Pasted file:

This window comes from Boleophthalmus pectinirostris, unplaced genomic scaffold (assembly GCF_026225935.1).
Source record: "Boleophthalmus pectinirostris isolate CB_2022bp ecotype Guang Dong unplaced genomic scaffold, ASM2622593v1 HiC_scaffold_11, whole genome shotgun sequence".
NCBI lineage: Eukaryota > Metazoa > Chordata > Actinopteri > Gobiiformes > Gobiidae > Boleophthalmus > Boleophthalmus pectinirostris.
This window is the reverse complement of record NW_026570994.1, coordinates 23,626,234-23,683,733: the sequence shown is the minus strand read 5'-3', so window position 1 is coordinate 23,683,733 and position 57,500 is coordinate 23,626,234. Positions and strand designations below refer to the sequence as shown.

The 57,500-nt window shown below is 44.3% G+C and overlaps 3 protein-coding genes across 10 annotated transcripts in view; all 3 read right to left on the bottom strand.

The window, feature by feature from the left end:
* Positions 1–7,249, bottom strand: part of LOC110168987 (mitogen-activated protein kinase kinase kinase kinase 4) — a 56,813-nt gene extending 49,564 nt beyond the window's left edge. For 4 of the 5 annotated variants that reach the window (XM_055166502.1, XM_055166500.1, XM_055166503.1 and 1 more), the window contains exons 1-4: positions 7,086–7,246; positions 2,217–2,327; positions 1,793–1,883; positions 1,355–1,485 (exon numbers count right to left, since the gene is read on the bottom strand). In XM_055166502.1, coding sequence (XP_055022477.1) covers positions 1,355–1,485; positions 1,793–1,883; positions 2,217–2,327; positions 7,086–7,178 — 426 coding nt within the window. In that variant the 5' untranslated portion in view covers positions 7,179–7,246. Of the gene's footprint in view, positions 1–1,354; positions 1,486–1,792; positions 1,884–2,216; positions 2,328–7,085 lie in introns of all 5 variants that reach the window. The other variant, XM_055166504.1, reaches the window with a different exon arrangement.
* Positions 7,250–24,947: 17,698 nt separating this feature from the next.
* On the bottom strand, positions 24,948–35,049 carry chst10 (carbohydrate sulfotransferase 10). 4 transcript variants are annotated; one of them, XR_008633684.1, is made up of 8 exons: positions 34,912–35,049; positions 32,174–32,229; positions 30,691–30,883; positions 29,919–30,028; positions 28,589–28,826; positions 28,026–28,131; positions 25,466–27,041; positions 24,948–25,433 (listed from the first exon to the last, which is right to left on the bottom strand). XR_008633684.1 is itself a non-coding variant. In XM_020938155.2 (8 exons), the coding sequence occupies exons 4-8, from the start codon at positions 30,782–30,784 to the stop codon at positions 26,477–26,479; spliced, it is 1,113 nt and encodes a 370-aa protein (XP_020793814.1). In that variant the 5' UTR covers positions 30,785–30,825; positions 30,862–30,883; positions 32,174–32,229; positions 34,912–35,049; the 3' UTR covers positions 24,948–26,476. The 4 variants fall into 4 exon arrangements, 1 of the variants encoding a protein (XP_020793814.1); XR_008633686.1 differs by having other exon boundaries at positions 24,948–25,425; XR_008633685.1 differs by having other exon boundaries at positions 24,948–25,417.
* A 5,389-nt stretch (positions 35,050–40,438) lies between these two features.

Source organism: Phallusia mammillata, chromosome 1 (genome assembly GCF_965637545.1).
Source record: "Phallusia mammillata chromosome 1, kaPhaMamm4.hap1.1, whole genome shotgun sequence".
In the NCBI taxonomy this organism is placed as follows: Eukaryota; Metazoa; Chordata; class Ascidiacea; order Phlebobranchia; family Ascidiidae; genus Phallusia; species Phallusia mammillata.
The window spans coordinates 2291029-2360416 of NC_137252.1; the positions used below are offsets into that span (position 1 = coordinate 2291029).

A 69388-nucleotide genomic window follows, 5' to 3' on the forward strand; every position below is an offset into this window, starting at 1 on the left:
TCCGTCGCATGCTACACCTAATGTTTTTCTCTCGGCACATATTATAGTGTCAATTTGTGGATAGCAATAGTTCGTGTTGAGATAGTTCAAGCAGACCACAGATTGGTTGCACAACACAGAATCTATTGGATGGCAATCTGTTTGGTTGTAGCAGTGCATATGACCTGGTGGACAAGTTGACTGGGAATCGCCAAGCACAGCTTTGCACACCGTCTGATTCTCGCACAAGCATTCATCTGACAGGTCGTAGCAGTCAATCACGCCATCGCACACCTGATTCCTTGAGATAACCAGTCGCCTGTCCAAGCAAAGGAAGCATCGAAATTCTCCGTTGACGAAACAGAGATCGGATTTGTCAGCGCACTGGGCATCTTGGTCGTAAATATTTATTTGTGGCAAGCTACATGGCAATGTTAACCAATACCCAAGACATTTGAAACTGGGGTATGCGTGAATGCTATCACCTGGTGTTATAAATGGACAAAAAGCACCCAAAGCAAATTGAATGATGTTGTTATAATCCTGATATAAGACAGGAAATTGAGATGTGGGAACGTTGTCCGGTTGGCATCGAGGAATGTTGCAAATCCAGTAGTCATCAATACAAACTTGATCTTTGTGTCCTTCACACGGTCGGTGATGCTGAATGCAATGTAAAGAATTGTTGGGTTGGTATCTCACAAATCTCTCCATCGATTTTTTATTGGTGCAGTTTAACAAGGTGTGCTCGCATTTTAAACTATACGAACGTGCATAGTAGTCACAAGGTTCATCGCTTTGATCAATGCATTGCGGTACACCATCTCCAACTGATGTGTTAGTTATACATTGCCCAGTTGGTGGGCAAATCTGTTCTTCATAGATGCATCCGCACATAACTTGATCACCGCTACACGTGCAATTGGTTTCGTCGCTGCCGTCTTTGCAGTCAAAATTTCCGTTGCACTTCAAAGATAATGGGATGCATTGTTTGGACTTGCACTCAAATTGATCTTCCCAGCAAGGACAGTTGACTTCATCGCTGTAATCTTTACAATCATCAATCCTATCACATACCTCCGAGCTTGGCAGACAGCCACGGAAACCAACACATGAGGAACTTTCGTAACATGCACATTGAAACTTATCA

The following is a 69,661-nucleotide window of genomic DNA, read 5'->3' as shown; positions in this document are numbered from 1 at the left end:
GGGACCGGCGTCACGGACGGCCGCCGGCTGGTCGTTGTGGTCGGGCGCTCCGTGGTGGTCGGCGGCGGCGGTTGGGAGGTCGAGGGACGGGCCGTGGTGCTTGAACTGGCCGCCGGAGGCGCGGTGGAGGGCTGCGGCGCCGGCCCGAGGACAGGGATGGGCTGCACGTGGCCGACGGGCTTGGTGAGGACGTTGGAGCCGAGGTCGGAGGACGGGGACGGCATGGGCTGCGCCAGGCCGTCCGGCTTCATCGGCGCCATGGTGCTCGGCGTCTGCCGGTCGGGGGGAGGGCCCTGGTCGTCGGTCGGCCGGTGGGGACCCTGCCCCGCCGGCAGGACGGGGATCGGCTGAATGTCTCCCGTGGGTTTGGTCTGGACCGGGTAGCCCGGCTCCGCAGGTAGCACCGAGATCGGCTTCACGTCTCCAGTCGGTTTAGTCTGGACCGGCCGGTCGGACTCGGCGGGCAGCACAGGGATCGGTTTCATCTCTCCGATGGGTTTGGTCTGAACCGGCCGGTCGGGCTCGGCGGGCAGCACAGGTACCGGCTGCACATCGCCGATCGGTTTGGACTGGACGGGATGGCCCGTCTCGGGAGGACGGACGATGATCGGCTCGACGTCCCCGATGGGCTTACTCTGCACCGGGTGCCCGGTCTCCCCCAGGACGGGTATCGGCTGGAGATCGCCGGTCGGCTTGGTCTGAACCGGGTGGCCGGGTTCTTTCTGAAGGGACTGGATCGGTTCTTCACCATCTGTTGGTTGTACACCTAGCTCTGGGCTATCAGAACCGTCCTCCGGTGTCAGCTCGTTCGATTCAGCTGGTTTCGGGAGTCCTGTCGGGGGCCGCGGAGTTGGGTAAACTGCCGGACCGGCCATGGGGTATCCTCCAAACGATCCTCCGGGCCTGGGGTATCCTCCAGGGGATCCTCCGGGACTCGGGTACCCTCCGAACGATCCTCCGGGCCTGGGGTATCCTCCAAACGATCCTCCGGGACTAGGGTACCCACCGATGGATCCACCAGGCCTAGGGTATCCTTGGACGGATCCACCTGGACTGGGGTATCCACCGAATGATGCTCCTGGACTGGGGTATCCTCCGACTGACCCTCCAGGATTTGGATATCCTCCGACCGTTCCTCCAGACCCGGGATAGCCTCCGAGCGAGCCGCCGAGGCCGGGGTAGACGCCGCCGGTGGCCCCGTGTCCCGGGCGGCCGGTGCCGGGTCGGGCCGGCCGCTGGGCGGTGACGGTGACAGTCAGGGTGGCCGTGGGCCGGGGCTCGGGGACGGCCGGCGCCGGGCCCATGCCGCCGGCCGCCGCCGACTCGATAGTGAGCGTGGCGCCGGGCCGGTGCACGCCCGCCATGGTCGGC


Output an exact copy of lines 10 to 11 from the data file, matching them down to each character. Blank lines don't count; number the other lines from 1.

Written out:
* A 5,389-nt stretch (positions 35,050–40,438) lies between these two features.

Source organism: Phallusia mammillata, chromosome 1 (genome assembly GCF_965637545.1).